Sky’s Murdoch explains his love for two wheels

James Murdoch holds a UK and a US passport, but even dual nationality is not enough for his patriotic needs when watching cycling, a sport he has loved since his youth.

Murdoch, as chairman of British Sky Broadcastingin 2008, approved the creation of Team Sky, the professional cycling outfit run by Dave Brailsford whose members keep winning Olympic medals.

There are 12 Team Sky riders in the games, representing the UK, Australia, Colombia, Austria and Norway.

The strongest link is with the British team, because Brailsford also runs the GB cycling team that on Wednesday won Olympic gold and bronze medals. Both Bradley Wiggins and Chris Froome are Team Sky members.

“I’ve been interested in the sport since growing up in New York, and as a teenager I put my own bike together and went on bike rides in New Jersey,” Murdoch said in an interview with the Financial Times this week.

“Easynet [a broadband company he bought in 2005] had a deal to support British cycling, so Dave Brailsford came to us with his big vision,” Murdoch said. “When he approached Jeremy [Darroch, chief executive of BSkyB] and then Jeremy came to me, I have to say I was a pretty soft touch on that one.”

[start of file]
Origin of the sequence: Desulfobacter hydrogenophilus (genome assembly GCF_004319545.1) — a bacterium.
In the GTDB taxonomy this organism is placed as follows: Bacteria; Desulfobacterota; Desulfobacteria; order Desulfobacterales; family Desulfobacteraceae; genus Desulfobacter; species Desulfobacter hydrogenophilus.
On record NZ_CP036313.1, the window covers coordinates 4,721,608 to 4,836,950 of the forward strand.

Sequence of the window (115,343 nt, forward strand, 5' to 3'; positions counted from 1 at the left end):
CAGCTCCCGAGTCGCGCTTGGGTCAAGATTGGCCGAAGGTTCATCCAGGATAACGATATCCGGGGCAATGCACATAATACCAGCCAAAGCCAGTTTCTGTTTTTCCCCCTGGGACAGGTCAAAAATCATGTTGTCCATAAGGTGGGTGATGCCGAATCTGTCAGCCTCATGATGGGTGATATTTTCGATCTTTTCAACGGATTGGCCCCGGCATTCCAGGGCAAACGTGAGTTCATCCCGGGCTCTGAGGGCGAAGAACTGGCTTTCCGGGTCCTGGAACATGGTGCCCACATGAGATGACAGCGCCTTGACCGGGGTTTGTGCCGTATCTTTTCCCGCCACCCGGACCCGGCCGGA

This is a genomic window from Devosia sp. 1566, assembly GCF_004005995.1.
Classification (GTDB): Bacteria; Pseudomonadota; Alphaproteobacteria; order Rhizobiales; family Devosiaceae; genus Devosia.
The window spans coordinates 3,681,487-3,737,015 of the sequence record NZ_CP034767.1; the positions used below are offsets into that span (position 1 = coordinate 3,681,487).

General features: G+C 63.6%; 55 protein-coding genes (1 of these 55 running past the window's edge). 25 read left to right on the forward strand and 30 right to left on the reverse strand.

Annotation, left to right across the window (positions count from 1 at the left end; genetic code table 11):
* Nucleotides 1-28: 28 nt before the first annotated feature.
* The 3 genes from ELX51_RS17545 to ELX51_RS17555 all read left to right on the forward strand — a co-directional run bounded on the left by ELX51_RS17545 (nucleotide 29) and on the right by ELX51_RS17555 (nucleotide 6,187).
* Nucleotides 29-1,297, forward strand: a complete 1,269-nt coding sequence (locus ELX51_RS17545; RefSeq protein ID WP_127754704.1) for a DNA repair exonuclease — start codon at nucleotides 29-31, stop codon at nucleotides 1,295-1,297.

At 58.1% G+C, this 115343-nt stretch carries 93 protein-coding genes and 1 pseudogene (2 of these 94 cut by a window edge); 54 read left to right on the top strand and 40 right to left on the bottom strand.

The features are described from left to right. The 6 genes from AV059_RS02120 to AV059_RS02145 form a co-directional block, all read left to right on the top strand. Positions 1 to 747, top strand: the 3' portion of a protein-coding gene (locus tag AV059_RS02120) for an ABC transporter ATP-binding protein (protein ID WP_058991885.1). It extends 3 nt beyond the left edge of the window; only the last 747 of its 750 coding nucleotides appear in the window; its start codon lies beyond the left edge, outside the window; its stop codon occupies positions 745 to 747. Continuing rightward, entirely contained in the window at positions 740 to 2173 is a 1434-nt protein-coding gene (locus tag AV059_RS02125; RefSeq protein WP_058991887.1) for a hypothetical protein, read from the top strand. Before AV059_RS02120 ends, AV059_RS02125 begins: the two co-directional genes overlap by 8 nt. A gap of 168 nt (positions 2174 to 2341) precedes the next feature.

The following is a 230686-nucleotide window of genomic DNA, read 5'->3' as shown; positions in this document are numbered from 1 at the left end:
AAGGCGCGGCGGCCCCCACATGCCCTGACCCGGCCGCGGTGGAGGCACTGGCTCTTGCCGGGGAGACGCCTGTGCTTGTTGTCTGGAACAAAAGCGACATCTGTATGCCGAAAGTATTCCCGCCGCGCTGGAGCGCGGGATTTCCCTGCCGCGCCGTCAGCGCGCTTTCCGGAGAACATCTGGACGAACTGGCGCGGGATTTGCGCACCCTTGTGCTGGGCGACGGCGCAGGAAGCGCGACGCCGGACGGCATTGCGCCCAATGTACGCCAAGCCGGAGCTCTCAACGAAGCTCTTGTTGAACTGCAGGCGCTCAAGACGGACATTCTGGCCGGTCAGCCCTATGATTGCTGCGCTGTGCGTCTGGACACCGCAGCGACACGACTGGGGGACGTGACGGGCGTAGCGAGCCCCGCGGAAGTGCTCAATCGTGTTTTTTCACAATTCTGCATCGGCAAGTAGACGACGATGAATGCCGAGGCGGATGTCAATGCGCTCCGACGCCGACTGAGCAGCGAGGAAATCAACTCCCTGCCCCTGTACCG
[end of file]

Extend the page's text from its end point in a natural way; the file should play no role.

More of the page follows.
Success, as they say, has many fathers, and nobody at BSkyB is quite sure whose idea it was to get involved in supporting cycling, but it was Murdoch who championed the concept of BSkyB being supportive of environmental and public health issues in the UK, which fitted well with supporting Team Sky.

Murdoch has rarely spoken of his love of cycling, but he told the FT it began in his teens and was nurtured by a high school English teacher who was also an endurance rider.

“I took part in very amateur club races when I was a kid and did pretty badly but I just loved the sport.”

He said he was inspired by the legendary French cyclist Laurent Fignon and then by Greg LeMond of the US, the first non-European to win the Tour, in 1986.

Murdoch lost touch with cycling at college, but when he moved to the UK in 2003 to run BSkyB, his wife bought him a new bike – “maybe she thought I needed the exercise” – a handmade Roberts built for him by the famed south London bike maker.

In recent years he has ridden in several “sportifs”, open entry races in Europe including taking part with his friend Vittorio Colao, chief executive of Vodafone, in the Maratona dles Dolomites.

He never misses watching the Tour on television, however, and flew to Paris to be with the Team Sky riders for their triumphant finale last month.

He described the British performance in the Olympic time trial as “an awesome display from Bradley and Chris”, but also praised Rigoberto Uran, the Colombian Team Sky rider who won silver in the men’s road race.

“For these games, my Team Sky passport is probably more valid than my British one,” he said.